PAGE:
After failing to amend a telecommunications reform bill last week, four US Democrats have introduced a free-standing bill aimed at preventing broadband carriers from discriminating against competing web content or services.

The bill, sponsored by Representatives Ed Markey of Massachusetts, Jay Inslee of Washington state, Anna Eshoo of California and Rick Boucher of Virginia, would create a net neutrality law banning phone and cable companies from charging websites for faster data transmission, or blocking their online competitors' content and services. Senator Ron Wyden, an Oregon Democrat, has introduced a similar bill in the Senate.

The four Democrats' amendment failed, on a vote of 34-22, largely along party lines, when the House Energy and Commerce Committee approved a wide-ranging telecom reform bill last week.

The Federal Communications Commission voted to deregulate DSL (Digital Subscriber Line) providers in August 2005, and backers of a net neutrality law say broadband providers could now charge internet tolls and slow down the web content of those who don't pay.

"We cannot allow telecommunications companies to hijack the internet," Inslee said in a statement. "After all, the beauty of the internet is its open architecture."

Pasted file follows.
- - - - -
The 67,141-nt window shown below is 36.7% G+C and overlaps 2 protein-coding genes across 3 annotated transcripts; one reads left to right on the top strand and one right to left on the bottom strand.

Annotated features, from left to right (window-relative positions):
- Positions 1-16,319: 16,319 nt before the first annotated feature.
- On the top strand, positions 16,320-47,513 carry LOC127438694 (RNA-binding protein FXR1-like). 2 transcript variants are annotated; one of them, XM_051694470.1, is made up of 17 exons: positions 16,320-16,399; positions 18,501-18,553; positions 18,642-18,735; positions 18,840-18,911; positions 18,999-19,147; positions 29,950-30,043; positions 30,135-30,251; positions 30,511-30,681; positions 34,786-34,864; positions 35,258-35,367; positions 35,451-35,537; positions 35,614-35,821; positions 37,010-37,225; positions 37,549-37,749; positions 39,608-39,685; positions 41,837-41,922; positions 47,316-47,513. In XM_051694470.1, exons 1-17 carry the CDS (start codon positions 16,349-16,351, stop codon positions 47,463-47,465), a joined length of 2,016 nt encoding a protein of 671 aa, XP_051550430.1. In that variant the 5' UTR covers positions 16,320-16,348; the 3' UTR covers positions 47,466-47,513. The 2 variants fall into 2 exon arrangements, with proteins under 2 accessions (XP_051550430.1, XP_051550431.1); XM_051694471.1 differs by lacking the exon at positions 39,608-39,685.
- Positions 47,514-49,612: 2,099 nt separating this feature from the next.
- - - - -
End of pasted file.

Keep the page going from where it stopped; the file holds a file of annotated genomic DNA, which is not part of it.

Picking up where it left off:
Public Knowledge, a group advocating for consumer rights online, praised the new House bill. "[The] legislation recognises that the cable and telephone companies are threatening to take over the internet, and that strong nondiscrimination policies are needed to prevent them from limiting consumer choice and favouring their own content and services," the pressure group president Gigi Sohn said.

Broadband providers have repeatedly said they will not block or impair their customers' access to competing web content or services, although some have talked about charging web sites extra for a faster tier of service.

The Democrats' bill comes a day after Republican Senator Ted Stevens and Democrat Daniel Inouye, introduced a telecom reform bill similar in some ways to the one that passed the House Energy and Commerce Committee.

The Stevens bill would streamline the franchising requirements for telecom carriers looking to offer internet-based television services in competition with cable providers. The Stevens bill also demands the use of a broadcast flag anticopying system to protect digital video broadcasts, raising some opposition from fair use advocates in the US.

While the House bill endorses general net neutrality goals, the Senate bill would only instruct the FCC to study whether a net neutrality law is needed. Net neutrality advocates said the Senate bill fails to protect consumers against broadband providers that want to block or slow competing content or services.